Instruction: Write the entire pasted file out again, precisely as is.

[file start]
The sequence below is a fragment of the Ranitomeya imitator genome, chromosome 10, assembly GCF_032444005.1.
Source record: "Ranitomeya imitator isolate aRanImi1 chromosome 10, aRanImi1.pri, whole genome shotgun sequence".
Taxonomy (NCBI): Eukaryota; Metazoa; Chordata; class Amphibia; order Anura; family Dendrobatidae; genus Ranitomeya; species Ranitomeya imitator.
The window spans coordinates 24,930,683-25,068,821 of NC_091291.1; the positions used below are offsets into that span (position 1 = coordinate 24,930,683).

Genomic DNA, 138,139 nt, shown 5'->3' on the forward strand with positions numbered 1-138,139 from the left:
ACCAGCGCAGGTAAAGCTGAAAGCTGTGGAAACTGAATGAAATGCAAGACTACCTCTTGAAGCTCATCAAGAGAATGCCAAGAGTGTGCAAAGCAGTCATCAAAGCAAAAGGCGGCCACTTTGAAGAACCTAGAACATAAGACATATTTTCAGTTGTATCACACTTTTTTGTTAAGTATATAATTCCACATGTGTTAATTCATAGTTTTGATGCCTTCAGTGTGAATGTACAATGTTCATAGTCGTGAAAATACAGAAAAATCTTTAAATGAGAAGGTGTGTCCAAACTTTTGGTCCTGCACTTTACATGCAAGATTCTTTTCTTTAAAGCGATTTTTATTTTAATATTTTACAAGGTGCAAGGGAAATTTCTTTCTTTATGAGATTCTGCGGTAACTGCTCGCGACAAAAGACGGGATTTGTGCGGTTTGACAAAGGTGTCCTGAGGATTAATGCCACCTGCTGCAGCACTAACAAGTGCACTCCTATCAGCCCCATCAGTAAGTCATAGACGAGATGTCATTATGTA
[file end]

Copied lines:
The sequence below is a fragment of the Ranitomeya imitator genome, chromosome 10, assembly GCF_032444005.1.
Source record: "Ranitomeya imitator isolate aRanImi1 chromosome 10, aRanImi1.pri, whole genome shotgun sequence".
Taxonomy (NCBI): Eukaryota; Metazoa; Chordata; class Amphibia; order Anura; family Dendrobatidae; genus Ranitomeya; species Ranitomeya imitator.
The window spans coordinates 24,930,683-25,068,821 of NC_091291.1; the positions used below are offsets into that span (position 1 = coordinate 24,930,683).

Genomic DNA, 138,139 nt, shown 5'->3' on the forward strand with positions numbered 1-138,139 from the left:
ACCAGCGCAGGTAAAGCTGAAAGCTGTGGAAACTGAATGAAATGCAAGACTACCTCTTGAAGCTCATCAAGAGAATGCCAAGAGTGTGCAAAGCAGTCATCAAAGCAAAAGGCGGCCACTTTGAAGAACCTAGAACATAAGACATATTTTCAGTTGTATCACACTTTTTTGTTAAGTATATAATTCCACATGTGTTAATTCATAGTTTTGATGCCTTCAGTGTGAATGTACAATGTTCATAGTCGTGAAAATACAGAAAAATCTTTAAATGAGAAGGTGTGTCCAAACTTTTGGTCCTGCACTTTACATGCAAGATTCTTTTCTTTAAAGCGATTTTTATTTTAATATTTTACAAGGTGCAAGGGAAATTTCTTTCTTTATGAGATTCTGCGGTAACTGCTCGCGACAAAAGACGGGATTTGTGCGGTTTGACAAAGGTGTCCTGAGGATTAATGCCACCTGCTGCAGCACTAACAAGTGCACTCCTATCAGCCCCATCAGTAAGTCATAGACGAGATGTCATTATGTA